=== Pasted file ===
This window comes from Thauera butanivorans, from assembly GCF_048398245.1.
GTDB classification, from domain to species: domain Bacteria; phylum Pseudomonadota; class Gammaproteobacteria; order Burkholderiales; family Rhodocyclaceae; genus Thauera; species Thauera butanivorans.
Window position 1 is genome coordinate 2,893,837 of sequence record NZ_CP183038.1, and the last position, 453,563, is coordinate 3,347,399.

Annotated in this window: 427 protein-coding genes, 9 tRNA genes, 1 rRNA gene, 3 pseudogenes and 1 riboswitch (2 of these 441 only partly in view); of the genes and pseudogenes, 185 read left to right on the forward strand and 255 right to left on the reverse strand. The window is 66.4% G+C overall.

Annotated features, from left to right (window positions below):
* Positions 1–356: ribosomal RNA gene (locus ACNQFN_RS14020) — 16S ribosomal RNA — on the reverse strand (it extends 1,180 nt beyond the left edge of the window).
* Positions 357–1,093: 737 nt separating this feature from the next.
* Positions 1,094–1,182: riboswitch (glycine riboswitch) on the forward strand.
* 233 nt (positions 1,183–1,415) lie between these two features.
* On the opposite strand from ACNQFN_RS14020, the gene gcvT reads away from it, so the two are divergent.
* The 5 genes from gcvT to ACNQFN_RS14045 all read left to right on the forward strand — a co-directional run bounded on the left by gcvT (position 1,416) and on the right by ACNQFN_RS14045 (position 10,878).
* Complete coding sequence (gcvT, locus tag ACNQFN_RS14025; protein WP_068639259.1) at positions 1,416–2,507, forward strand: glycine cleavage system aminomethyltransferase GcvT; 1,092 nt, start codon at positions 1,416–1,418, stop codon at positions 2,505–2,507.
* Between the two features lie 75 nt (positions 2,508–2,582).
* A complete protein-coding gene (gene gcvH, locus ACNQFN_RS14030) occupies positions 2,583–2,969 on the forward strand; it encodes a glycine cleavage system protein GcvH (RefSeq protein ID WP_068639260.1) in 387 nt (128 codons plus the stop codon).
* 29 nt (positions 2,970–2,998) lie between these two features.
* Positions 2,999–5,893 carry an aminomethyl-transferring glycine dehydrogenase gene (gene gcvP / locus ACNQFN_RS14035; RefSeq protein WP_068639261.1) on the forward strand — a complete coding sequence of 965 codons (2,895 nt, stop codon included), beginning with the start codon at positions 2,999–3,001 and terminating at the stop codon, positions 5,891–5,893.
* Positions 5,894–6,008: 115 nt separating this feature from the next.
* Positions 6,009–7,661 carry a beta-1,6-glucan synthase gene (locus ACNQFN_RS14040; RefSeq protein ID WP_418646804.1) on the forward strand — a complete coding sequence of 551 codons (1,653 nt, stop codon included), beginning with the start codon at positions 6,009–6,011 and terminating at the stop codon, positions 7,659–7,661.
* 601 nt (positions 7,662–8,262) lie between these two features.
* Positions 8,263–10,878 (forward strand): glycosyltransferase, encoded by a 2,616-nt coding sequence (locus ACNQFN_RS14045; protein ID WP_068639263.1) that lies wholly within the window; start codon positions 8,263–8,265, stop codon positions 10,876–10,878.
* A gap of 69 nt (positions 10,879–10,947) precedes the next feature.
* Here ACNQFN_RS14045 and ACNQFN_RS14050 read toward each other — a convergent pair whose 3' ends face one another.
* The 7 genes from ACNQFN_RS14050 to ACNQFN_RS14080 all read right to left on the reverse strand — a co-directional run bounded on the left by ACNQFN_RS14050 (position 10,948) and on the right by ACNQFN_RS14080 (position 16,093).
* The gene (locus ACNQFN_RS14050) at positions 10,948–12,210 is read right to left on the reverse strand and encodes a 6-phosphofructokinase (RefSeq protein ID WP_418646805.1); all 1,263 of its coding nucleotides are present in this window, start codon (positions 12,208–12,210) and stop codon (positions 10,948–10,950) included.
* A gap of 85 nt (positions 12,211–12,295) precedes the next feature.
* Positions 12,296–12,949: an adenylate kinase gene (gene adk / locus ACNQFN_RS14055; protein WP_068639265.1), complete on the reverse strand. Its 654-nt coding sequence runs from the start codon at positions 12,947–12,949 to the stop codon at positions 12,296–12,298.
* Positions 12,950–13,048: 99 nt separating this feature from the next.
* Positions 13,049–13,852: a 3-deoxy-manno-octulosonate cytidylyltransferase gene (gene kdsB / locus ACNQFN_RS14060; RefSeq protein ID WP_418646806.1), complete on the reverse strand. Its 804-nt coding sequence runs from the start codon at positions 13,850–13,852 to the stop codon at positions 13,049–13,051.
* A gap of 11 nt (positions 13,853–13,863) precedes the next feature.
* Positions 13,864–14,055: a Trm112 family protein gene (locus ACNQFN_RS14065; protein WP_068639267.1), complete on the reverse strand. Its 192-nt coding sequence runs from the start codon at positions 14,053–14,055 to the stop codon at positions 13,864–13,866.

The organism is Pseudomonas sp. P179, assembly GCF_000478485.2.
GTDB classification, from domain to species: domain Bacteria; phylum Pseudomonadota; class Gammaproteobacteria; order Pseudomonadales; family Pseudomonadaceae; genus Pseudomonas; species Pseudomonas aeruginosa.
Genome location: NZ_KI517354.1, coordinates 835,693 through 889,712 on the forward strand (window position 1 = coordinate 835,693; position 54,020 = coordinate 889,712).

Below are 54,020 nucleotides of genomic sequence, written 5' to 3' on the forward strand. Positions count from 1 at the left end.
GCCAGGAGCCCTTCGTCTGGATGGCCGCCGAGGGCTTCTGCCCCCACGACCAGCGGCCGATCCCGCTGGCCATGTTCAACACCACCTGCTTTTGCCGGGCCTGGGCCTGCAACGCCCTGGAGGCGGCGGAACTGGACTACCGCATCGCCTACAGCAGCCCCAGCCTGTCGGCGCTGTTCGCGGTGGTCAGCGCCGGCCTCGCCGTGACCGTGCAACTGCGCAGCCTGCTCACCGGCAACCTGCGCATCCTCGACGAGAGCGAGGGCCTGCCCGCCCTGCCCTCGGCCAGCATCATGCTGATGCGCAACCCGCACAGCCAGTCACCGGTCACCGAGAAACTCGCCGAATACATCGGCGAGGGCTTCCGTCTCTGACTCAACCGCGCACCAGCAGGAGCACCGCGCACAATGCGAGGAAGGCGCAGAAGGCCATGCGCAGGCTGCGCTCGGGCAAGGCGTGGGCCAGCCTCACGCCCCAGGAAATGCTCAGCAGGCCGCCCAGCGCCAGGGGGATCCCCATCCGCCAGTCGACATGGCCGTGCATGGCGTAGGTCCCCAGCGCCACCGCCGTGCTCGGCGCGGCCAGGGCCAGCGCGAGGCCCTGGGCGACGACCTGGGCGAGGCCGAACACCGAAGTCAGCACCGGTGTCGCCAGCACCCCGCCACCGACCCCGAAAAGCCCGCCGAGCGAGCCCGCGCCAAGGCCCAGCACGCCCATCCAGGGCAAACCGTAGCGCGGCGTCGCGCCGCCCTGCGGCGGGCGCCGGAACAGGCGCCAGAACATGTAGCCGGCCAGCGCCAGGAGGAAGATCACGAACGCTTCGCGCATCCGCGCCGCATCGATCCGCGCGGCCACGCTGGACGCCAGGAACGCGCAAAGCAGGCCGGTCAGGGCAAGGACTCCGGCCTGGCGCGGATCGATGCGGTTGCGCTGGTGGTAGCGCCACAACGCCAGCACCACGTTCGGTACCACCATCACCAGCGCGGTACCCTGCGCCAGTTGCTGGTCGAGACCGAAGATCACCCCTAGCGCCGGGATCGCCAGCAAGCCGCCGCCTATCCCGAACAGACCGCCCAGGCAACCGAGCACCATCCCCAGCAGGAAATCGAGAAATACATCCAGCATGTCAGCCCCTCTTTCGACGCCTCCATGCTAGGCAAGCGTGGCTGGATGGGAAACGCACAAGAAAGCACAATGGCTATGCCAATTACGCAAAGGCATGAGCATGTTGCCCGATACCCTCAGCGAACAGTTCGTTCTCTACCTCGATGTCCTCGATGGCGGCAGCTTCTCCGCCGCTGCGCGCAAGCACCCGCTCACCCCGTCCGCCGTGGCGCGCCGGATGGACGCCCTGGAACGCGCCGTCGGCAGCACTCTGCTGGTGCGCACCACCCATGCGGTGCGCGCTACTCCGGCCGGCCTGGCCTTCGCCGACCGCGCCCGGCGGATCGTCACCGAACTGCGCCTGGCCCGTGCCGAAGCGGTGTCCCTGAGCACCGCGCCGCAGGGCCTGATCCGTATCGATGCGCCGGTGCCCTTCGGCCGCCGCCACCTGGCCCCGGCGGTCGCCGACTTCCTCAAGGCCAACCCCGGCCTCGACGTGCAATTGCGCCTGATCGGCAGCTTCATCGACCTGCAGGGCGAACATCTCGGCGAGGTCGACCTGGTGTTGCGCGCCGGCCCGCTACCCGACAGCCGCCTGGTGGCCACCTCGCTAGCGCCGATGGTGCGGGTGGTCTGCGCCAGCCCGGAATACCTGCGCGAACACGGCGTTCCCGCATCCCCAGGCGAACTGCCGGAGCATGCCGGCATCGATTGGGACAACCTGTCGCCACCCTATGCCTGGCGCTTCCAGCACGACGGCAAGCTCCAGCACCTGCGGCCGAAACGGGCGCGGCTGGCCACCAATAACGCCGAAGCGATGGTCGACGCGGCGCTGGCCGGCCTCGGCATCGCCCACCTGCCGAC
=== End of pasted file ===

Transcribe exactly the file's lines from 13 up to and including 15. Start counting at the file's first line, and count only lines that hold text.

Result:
* Between the two features lie 75 nt (positions 2,508–2,582).
* A complete protein-coding gene (gene gcvH, locus ACNQFN_RS14030) occupies positions 2,583–2,969 on the forward strand; it encodes a glycine cleavage system protein GcvH (RefSeq protein ID WP_068639260.1) in 387 nt (128 codons plus the stop codon).
* 29 nt (positions 2,970–2,998) lie between these two features.